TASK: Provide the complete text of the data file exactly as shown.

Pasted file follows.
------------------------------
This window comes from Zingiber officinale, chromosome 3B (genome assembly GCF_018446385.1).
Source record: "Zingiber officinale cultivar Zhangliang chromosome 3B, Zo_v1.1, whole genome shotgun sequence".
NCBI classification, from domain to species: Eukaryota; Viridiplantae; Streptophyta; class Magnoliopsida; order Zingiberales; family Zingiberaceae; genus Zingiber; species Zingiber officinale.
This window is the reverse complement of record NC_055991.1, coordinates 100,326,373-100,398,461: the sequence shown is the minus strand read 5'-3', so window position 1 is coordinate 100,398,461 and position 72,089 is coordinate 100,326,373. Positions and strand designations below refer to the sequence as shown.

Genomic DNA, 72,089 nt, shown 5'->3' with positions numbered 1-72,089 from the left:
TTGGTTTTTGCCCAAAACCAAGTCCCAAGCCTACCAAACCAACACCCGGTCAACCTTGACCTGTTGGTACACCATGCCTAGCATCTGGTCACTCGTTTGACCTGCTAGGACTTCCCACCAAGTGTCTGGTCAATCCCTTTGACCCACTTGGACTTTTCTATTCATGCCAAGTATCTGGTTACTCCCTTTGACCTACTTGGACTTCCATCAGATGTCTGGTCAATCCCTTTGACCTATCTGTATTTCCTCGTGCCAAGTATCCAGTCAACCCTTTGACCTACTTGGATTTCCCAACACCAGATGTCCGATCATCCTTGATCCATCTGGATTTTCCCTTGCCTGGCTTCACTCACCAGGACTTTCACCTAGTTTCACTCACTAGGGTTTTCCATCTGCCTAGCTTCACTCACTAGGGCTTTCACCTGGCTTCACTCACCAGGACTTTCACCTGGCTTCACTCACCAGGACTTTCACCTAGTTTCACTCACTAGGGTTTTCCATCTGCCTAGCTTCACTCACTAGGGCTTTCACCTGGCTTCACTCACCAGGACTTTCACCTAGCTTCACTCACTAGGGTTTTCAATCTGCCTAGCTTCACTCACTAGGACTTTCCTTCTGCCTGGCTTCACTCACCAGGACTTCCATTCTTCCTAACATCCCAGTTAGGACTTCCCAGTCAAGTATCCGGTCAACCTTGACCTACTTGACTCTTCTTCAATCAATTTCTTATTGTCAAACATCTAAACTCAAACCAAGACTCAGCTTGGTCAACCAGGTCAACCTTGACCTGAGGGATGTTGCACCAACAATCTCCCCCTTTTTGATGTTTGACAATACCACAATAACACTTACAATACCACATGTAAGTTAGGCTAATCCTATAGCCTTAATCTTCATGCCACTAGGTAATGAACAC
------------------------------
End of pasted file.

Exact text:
This window comes from Zingiber officinale, chromosome 3B (genome assembly GCF_018446385.1).
Source record: "Zingiber officinale cultivar Zhangliang chromosome 3B, Zo_v1.1, whole genome shotgun sequence".
NCBI classification, from domain to species: Eukaryota; Viridiplantae; Streptophyta; class Magnoliopsida; order Zingiberales; family Zingiberaceae; genus Zingiber; species Zingiber officinale.
This window is the reverse complement of record NC_055991.1, coordinates 100,326,373-100,398,461: the sequence shown is the minus strand read 5'-3', so window position 1 is coordinate 100,398,461 and position 72,089 is coordinate 100,326,373. Positions and strand designations below refer to the sequence as shown.

Genomic DNA, 72,089 nt, shown 5'->3' with positions numbered 1-72,089 from the left:
TTGGTTTTTGCCCAAAACCAAGTCCCAAGCCTACCAAACCAACACCCGGTCAACCTTGACCTGTTGGTACACCATGCCTAGCATCTGGTCACTCGTTTGACCTGCTAGGACTTCCCACCAAGTGTCTGGTCAATCCCTTTGACCCACTTGGACTTTTCTATTCATGCCAAGTATCTGGTTACTCCCTTTGACCTACTTGGACTTCCATCAGATGTCTGGTCAATCCCTTTGACCTATCTGTATTTCCTCGTGCCAAGTATCCAGTCAACCCTTTGACCTACTTGGATTTCCCAACACCAGATGTCCGATCATCCTTGATCCATCTGGATTTTCCCTTGCCTGGCTTCACTCACCAGGACTTTCACCTAGTTTCACTCACTAGGGTTTTCCATCTGCCTAGCTTCACTCACTAGGGCTTTCACCTGGCTTCACTCACCAGGACTTTCACCTGGCTTCACTCACCAGGACTTTCACCTAGTTTCACTCACTAGGGTTTTCCATCTGCCTAGCTTCACTCACTAGGGCTTTCACCTGGCTTCACTCACCAGGACTTTCACCTAGCTTCACTCACTAGGGTTTTCAATCTGCCTAGCTTCACTCACTAGGACTTTCCTTCTGCCTGGCTTCACTCACCAGGACTTCCATTCTTCCTAACATCCCAGTTAGGACTTCCCAGTCAAGTATCCGGTCAACCTTGACCTACTTGACTCTTCTTCAATCAATTTCTTATTGTCAAACATCTAAACTCAAACCAAGACTCAGCTTGGTCAACCAGGTCAACCTTGACCTGAGGGATGTTGCACCAACAATCTCCCCCTTTTTGATGTTTGACAATACCACAATAACACTTACAATACCACATGTAAGTTAGGCTAATCCTATAGCCTTAATCTTCATGCCACTAGGTAATGAACAC